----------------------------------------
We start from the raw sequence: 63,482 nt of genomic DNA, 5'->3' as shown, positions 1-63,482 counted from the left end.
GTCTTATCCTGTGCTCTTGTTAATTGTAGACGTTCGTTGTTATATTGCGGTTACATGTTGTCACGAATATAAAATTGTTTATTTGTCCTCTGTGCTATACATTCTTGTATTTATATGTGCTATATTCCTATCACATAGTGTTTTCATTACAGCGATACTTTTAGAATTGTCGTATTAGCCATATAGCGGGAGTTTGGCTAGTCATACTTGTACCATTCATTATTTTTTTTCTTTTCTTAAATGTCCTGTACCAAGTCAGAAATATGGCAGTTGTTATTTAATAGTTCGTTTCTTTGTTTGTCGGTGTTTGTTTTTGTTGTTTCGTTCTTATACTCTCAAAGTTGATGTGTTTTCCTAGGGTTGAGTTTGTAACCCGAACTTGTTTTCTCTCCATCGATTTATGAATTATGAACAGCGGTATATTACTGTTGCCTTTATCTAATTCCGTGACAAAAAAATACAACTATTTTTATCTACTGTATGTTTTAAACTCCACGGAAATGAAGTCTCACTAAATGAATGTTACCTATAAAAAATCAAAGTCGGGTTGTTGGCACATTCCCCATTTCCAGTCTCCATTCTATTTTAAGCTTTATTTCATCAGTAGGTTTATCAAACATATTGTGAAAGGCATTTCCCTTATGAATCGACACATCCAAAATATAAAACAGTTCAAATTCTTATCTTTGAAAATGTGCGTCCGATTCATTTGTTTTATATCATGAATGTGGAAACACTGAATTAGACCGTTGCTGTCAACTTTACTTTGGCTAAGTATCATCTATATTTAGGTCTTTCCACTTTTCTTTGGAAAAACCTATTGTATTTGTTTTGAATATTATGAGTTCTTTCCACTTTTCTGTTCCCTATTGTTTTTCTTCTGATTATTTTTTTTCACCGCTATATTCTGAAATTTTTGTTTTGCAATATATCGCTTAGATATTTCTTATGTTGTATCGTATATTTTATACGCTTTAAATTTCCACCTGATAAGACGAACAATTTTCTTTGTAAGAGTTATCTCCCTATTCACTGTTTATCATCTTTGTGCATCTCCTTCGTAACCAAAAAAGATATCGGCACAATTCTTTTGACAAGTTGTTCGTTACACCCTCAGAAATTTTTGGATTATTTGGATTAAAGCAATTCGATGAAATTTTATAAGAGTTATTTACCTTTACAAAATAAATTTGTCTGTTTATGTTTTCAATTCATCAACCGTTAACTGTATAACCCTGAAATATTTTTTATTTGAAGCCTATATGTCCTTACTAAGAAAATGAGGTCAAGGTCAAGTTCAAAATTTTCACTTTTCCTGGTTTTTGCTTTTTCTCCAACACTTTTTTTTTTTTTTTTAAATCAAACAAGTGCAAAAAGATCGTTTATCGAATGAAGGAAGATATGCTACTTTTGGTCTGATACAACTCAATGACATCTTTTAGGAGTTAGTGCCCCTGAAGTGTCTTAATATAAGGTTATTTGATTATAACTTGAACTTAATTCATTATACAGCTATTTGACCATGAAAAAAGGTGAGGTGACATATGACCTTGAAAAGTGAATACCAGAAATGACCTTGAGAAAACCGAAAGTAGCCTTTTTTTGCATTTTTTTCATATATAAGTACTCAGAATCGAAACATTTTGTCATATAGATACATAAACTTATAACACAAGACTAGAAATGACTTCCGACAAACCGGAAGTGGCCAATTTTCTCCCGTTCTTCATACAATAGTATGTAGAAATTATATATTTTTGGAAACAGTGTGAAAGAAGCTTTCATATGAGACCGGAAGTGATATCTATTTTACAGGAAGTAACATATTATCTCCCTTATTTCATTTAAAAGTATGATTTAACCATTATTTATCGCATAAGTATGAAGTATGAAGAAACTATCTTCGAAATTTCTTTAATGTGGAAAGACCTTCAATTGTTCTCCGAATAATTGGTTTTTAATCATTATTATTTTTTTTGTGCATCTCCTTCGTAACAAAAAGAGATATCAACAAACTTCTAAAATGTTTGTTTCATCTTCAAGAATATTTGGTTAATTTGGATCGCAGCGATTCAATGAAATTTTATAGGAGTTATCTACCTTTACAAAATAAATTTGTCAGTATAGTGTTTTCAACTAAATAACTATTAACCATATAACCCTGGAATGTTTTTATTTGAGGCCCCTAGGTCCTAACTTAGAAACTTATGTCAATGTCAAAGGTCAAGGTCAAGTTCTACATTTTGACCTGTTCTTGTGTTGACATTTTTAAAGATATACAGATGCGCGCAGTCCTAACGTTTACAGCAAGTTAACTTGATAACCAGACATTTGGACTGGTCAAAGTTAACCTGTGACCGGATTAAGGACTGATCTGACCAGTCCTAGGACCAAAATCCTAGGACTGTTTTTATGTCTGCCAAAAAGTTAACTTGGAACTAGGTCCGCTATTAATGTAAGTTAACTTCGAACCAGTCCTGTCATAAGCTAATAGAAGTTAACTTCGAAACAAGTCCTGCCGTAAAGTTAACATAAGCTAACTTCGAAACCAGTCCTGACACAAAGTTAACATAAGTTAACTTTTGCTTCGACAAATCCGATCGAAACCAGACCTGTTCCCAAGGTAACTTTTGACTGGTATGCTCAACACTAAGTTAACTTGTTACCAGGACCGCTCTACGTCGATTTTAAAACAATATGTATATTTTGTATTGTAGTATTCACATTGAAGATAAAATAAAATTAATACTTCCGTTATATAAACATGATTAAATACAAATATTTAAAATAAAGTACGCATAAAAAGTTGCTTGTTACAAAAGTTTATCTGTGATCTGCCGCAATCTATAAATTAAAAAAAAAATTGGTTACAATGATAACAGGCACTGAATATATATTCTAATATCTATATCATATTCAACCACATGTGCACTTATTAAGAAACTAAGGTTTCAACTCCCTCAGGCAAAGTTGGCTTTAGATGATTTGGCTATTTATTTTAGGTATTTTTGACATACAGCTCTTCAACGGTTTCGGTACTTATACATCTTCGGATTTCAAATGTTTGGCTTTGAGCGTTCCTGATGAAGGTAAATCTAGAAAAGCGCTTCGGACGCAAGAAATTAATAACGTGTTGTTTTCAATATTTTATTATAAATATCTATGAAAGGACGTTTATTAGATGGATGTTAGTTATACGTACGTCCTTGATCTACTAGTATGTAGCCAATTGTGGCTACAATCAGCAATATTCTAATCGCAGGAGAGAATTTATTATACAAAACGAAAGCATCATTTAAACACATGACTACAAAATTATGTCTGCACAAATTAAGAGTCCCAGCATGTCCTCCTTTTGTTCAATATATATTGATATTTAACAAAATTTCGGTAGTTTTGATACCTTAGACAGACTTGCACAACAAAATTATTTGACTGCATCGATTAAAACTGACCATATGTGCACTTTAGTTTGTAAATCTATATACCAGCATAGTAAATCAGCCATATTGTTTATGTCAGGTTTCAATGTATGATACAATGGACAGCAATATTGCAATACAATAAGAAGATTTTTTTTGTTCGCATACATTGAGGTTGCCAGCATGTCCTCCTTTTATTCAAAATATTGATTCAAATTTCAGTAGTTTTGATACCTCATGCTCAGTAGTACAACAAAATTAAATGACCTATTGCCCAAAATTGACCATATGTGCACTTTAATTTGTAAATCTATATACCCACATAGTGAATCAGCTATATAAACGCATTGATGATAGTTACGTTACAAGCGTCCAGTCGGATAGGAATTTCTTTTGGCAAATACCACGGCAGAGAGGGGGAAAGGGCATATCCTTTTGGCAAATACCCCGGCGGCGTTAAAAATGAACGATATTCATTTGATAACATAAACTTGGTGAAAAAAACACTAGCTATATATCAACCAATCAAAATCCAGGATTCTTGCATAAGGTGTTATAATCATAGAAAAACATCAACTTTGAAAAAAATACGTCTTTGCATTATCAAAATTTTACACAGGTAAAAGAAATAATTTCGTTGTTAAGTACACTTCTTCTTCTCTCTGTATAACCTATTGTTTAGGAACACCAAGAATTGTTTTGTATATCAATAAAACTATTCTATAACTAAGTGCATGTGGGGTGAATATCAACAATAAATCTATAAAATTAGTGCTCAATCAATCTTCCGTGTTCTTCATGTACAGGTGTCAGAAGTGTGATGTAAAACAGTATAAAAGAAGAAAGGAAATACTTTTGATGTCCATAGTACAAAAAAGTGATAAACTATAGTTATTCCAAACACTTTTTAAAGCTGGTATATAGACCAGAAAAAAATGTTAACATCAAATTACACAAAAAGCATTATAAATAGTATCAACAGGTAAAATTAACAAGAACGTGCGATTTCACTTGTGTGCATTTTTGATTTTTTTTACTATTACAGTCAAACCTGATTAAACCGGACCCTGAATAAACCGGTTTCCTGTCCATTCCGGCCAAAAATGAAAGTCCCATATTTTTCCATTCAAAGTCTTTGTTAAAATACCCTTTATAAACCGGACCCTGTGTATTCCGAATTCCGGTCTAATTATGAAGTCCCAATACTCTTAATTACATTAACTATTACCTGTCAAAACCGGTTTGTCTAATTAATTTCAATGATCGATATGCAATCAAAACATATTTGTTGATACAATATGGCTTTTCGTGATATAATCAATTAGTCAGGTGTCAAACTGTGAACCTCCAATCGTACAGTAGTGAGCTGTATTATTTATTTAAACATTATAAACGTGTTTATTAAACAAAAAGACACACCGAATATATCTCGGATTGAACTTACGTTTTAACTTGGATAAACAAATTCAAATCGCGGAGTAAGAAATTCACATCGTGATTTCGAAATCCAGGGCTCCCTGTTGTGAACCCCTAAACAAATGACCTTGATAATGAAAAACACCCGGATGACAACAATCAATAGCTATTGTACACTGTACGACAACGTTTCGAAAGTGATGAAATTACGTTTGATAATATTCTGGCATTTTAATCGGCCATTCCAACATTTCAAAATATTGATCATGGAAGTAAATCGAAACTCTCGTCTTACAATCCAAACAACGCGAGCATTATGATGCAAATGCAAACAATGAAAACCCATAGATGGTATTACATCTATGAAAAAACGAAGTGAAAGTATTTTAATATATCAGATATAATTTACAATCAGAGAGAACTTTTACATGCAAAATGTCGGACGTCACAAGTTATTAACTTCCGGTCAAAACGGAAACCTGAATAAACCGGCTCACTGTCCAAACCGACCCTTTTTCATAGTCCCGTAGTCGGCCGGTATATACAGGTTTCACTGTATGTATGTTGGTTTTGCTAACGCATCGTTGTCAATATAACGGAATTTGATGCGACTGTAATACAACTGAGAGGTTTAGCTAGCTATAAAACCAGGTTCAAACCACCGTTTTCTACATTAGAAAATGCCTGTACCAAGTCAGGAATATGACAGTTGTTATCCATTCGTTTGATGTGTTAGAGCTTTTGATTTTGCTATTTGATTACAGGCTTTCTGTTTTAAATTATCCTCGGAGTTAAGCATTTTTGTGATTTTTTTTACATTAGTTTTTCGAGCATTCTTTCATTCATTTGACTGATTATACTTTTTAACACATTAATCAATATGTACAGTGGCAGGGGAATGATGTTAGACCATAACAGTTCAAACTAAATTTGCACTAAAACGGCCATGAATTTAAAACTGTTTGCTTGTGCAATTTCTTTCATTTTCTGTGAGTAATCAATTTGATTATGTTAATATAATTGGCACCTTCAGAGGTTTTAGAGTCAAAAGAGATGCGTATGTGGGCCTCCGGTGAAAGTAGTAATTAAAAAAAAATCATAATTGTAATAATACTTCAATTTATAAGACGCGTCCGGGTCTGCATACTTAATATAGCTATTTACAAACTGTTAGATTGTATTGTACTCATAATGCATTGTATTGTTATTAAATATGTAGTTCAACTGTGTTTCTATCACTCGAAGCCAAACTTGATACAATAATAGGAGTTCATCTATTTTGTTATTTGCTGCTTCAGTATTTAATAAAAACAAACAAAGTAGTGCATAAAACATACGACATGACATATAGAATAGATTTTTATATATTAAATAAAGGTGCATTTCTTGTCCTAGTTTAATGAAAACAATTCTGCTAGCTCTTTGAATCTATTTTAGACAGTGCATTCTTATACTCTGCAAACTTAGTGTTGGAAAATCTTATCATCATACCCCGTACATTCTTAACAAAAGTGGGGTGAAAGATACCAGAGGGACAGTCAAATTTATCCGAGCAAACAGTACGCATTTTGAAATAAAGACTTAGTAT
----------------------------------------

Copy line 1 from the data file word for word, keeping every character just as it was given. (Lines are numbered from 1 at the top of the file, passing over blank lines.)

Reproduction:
We start from the raw sequence: 63,482 nt of genomic DNA, 5'->3' as shown, positions 1-63,482 counted from the left end.